Today, the contest over speech is tied closely to the broader struggle for justice in America. In particular, the rapid changes in the national conversation about racial justice have come about in large part because communities long harassed into silence have used new opportunities to use speech to build power. The rise of social media allowed more people to speak and reach an audience than ever before (though that promise has been overshadowed by the consolidation of a vast new private surveillance infrastructure).
This shift has also produced misunderstandings and conflicts about how people value freedom of speech. Many increasingly view with suspicion ideas about free speech that lack an analysis of power, especially colorblind First Amendment advocacy. They know that valuing all speech equally is as likely to build a universe of lies as truth. When traditionalists suggest that the First Amendment, as currently interpreted, adequately protects speech, it sounds like ignorance about the many obstacles minority groups still face in speaking freely.
Today’s left movements are thinking hard about the complex factors that shape the relationship between speech and social justice. Far from unconcerned with freedom of speech, they are determined to exercise these freedoms to further their cause. They are naming the power relations in which speech is embedded, and thereby liberating more speech. They are also asking important questions about how to better protect the people who laws have traditionally left behind. They know that the first obstacle to affirming speech rights against the state is one’s ability to file an expensive, arduous lawsuit, which is hard to contemplate when you face the loss of housing, healthcare, or loved ones. They are also aware that the First Amendment does not cover a range of state actions that chill speech, such as the disparate policing of racial justice and white supremacist protests.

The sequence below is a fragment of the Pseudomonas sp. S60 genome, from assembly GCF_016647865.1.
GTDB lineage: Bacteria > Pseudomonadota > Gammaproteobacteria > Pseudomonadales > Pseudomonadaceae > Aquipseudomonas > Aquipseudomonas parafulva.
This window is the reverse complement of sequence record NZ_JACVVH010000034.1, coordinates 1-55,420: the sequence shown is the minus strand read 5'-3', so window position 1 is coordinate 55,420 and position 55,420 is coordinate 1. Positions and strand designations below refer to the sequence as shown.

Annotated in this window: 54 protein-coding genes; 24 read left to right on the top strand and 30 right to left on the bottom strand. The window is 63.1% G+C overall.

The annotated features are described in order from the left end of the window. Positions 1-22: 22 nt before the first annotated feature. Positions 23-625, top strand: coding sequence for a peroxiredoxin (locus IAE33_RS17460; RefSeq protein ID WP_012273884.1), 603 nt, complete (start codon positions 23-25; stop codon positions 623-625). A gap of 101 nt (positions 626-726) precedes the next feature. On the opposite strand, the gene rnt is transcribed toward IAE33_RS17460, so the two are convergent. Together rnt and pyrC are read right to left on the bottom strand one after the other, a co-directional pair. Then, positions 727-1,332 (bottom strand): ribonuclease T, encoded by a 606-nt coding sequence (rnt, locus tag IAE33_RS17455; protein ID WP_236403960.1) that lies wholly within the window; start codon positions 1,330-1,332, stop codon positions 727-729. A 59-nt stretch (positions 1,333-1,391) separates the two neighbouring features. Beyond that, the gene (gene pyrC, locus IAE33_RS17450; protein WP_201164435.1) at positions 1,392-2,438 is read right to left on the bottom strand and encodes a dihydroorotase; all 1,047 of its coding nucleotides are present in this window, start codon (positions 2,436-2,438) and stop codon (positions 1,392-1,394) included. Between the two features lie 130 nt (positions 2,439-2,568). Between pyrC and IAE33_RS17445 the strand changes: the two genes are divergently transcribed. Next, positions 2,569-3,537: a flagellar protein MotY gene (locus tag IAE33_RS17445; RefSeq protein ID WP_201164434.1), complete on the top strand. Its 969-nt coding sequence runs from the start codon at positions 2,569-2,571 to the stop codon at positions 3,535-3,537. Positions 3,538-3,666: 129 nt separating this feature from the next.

It does not diminish the First Amendment to ask how we might further protect speech using the law. As legal scholar Genevieve Lakier points out in a new paper, the First Amendment has never been the only legal protection for speech; additional laws protect speech in the workplace, for example, and make it a crime to intimidate people into voting a certain a way, or not at all. We should be thinking about how to draw on such models to better protect free speech, as well as striving to become more sensitive to the various conditions that suppress speech.
Free speech, like any freedom struggle, is about power. The time is past when one can enjoy being an expert on speech without considering the effects of power and privilege, including one’s own. Moreover, it is naïve for liberals to ignore the way the right has weaponized a narrative about a “woke” left that opposes free speech—a tactic aimed at silencing the growing voice of social movements. For anyone who truly believes that free speech is important to a democratic society, it should be energizing and encouraging to watch the conversation about free speech itself open up. A plurality of diverse voices with new ideas are working to build a world that comes closer to the ideal of free expression for all.
K-Sue Park is Associate Professor of Law at the Georgetown University Law Center, where she teaches property law and a seminar on land, dispossession, and displacement. She is working on a book about the history of foreclosure.